The trouble with these theories of labour and capital is that, like so many things that work in economics textbooks, they have not translated to reality. In the case of capital that’s because economists have almost never taken note of tax havens, regulatory arbitrage, tax or tax abuse when they come to proffer their idealistic vision of free markets. The truth has been that instead of capital flowing to the places that could make best use of it for productive purposes a significant number of EU states, including Luxembourg, Ireland, Cyprus, Malta, the Netherlands and the UK and its tax havens (which for these purposes count as part of the EU) have put in place measures to designed to attract capital on the basis of the higher market returns that can be obtained from market and tax abuse hidden behind the secrecy that they have been willing to offer. The result has been dysfunctional markets, the growth of a rentier economy, a reduction in investment in productive capital and lost growth at the cost of a parasitical financial services industry. Far from dragging states upwards a race to the bottom has ensued.
You know, economists did actually did actually consider these things. And Bolkestein deliberately set up the taxation system for corporations as he did. Because corporation tax is a bad way to collect tax: thus let’s compete it away.
That’s quite aside from the lunacy of thinking that money that passes through tax havens stays there. It’s still invested in the real economies of those real countries: just without paying some of the corporate tax. As it was intended should be done. And as is beneficial for the economy as a whole of course.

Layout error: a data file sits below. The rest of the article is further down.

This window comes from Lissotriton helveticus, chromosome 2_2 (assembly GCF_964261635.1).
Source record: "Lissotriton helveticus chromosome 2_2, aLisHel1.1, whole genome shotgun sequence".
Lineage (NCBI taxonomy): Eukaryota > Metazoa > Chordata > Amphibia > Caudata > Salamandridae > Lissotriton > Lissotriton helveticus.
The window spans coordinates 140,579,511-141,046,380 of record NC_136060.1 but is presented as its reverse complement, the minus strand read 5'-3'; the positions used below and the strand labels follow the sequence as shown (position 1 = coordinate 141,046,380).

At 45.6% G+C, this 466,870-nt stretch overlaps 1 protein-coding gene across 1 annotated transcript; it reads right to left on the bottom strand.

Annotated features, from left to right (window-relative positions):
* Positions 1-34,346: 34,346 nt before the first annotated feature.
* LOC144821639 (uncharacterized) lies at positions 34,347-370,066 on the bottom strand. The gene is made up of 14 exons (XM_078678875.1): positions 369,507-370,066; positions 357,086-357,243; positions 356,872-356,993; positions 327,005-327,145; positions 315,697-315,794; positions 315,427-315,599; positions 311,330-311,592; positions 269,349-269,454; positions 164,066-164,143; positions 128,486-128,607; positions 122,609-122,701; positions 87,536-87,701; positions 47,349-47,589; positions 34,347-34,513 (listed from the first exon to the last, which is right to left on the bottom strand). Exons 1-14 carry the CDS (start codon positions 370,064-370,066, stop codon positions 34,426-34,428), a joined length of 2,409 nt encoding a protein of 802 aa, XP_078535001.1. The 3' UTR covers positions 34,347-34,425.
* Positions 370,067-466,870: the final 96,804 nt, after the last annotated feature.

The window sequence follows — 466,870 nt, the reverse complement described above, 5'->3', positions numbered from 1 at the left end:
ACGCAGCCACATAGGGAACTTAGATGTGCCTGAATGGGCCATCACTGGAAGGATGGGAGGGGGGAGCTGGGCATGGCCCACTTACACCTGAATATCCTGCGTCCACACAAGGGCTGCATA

In the case of labour economists forgot, yet again, a number of quite important factors. The first is the reluctance of many people to move: such things as social ties never occurred to the economists who promoted the theories that underpin the single market, and nor did they exist in their idealistic calculations. Nor, since many of these theories were promoted before the growth of the welfare state, did those free market theories take into account the fundamental changes in wage pressures that this has created, with resulting significant differences in the labour markets of each member state. The inevitable consequence is that these unanticipated, but entirely predictable ( even in the 1950s) factors were ignored in the design of the EU and this failure has been perpetuated over decades with the consequence that flows of labour are nowhere near as free as economists assumed, social security systems have on occasion been abused and, most important of all, labour market freedoms designed to prevent wage inflation have in fact been used to force real wages to be stagnant when economies as a whole have been growing. In other words, the race to the bottom has, once again, been the outcome.
Economists don’t consider social ties and their influence upon migration? This bloke been at the wife’s drugs cabinet down the surgery?
Those states who abuse tax systems, including the UK with its low rates, refusal to tax corporate income from outside our country and blind eye failure to even collect tax returns from companies incorporated here that claim they trade elsewhere so that the countries where they really owe tax can collect no data on their activities, have to be prevented from perpetuating their abuse. If this means suspension of the free market whilst they put reforms in place, so be it.
And those countries that wish to protect their populations by providing a sensible and appropriate safety net for those in need must be allowed to do so with out being abused by other states refusal to provide the same protection for their own populations.
Unless these fundamental, and systemic, flaws in the design of the EU are addressed it cannot achieve the objective of delivering real economic growth and increasing prosperity to those who live within it. In that case it’s purpose for existence has to be questioned.
Pitching for a job with the European Greens now, is he?